Notebook: Bad Fever
When we first meet Eddie Coopersmith, the extraordinary protagonist of writer-director Dustin Defa’s first feature Bad Fever, the camera follows him from behind: a tall frame in a huddled posture, head down, matted long hair, baseball cap, hurrying into a gas station mini-mart. Then we watch the tail lights of his sinister black car, driving slowly, braking often, exhaust billowing into the cold. When we see his face, it is through the dingy windshield, peering at female pedestrians over a pile of stuffed animals on his dashboard. He looks creepy at best, dangerous at worst. This is how the world sees him. In his own mind, he is a successful standup comedian. He begins a mumbling monologue in the driver’s seat, trying to write his act, and returns to it throughout the film: “Let me start off by saying my name is Eddie Coopersmith. You all know me very well. Let me start off by saying that I will say a little about my day.”
Like Rupert Pupkin in Martin Scorsese’s King of Comedy, Eddie walks around imagining an appreciative audience of invisible fans. But unlike Robert De Niro’s charismatic, daring New York hustler, Eddie, played by Kentucker Audley, is a pathologically shy resident of Salt Lake City, where there is neither a beckoning skyline nor celebrities in tantalizing geographic proximity. Bad Fever does not build to an absurdist media circus, much less take “celebrity” as its subject. It’s a small-scale, painfully candid examination of the connection between loneliness and creativity: is art made in a vacuum valid at all? Can it be cathartic without the receptive praise of other people? For Eddie’s sake, we’d like to hope so, but the film persists in probing the question.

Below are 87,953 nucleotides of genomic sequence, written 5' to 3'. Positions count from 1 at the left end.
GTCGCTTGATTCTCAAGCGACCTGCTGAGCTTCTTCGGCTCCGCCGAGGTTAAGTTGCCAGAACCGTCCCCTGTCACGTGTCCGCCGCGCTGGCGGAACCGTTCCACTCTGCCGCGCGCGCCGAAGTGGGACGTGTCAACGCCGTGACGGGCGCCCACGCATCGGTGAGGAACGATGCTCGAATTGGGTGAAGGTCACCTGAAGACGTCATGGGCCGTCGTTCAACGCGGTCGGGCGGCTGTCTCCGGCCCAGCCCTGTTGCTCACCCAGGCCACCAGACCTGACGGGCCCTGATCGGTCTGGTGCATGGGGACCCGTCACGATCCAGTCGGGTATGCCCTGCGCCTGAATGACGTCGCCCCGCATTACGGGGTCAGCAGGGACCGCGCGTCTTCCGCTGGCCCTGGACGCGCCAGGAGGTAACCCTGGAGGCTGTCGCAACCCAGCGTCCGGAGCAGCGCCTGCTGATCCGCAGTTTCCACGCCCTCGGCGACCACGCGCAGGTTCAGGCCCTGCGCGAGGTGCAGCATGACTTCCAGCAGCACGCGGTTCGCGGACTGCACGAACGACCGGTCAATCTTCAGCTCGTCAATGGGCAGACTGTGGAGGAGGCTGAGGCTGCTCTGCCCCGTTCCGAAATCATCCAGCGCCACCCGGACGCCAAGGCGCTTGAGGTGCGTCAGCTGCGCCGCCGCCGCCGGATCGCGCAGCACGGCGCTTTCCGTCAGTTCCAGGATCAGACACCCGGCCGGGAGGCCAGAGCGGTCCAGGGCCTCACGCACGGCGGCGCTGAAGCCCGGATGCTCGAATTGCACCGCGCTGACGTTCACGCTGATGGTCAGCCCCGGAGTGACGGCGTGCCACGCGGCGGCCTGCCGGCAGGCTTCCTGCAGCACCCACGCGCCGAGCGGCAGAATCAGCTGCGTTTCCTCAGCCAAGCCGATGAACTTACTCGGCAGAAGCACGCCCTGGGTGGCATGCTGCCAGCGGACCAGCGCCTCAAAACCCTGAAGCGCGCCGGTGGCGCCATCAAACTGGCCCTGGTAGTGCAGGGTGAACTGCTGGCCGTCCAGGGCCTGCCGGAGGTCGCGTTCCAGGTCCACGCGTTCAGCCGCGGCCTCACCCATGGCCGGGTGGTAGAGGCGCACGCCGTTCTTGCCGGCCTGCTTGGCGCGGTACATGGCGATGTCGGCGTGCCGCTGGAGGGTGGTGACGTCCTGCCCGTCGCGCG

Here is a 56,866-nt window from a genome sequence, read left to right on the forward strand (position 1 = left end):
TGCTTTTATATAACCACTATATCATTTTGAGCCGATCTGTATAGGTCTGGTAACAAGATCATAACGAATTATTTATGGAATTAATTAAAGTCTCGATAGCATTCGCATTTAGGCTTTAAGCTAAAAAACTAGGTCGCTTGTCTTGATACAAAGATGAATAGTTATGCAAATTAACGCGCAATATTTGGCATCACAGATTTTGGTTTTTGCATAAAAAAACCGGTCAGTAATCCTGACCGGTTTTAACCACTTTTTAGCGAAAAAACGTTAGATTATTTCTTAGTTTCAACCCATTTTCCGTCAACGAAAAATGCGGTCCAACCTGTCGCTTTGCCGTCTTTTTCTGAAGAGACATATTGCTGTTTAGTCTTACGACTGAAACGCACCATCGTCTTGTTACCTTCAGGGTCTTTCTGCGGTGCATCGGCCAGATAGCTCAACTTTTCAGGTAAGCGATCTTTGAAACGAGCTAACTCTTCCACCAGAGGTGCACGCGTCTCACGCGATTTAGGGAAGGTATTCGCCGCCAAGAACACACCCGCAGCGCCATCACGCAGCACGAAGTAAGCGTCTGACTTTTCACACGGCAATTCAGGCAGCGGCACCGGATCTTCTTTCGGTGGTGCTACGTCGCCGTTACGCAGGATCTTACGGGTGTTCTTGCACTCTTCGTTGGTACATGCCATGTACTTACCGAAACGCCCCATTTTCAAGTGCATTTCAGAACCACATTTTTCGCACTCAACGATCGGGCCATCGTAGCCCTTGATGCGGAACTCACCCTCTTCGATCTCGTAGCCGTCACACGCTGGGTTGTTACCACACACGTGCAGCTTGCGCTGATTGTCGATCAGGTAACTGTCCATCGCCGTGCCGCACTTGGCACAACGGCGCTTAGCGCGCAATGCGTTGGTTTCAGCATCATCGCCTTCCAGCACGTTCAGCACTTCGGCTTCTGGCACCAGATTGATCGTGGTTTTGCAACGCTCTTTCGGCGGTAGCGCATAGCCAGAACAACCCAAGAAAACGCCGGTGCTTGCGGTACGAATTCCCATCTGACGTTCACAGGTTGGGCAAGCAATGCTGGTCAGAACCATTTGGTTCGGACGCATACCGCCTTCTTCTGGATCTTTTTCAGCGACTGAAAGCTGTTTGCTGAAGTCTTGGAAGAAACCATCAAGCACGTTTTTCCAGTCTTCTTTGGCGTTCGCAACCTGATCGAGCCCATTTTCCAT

Defa, a Salt Lake City native who now lives in Brooklyn, made a strong impression at Sundance, SXSW, and True/False last year with his experimental documentary short Family Nightmare, in which he condensed over 40 hours of his family’s VHS home video footage into a 10-minute shard of personal hell, manipulating the speed of the audio and replacing most of the voices on the soundtrack with his own mimickry. Defa has a talent for making “clean” images disturbing: without explicitly depicting either, Nightmare hints at a family history of violence and addiction. It is a visceral immersion in Defa’s bad memories, made all the more disturbing (and darkly compelling) for being an objective record, rather than a subjective recollection, of events. The visual properties of old, degraded VHS—a surreal blurring of faces and bleeding of motion inherent to low-resolution video—heighten the malaise and foreboding.
Bad Fever was mostly shot in HD, but Nightmare’s muddy analog-video aesthetic, along with actual VHS footages, figures into the story. So does the theme of self-recording and re-recording. Eddie acquires a tape recorder and ambles around dredging the linguistic sludge of his brainpan for jokes, which he drains into the microphone. (“I want to jump around on a trampoline that… it’s just a trampoline, you jump on it and that’s the end of the transaction.”) At home, where Eddie lives with his mother, he plays the tapes back for himself. Like the protagonist of Robert Bresson’s Four Nights of a Dreamer, Eddie’s compulsion to record himself seems motivated less by narcissism than plain loneliness: his own voice as a substitute for human company. Eddie lobs painful questions into the void: “Does anybody even want to know what I do with my day? Does anybody even want to know about my lifestyle? Does anybody want to even know that my life might not be as great as you think it is?”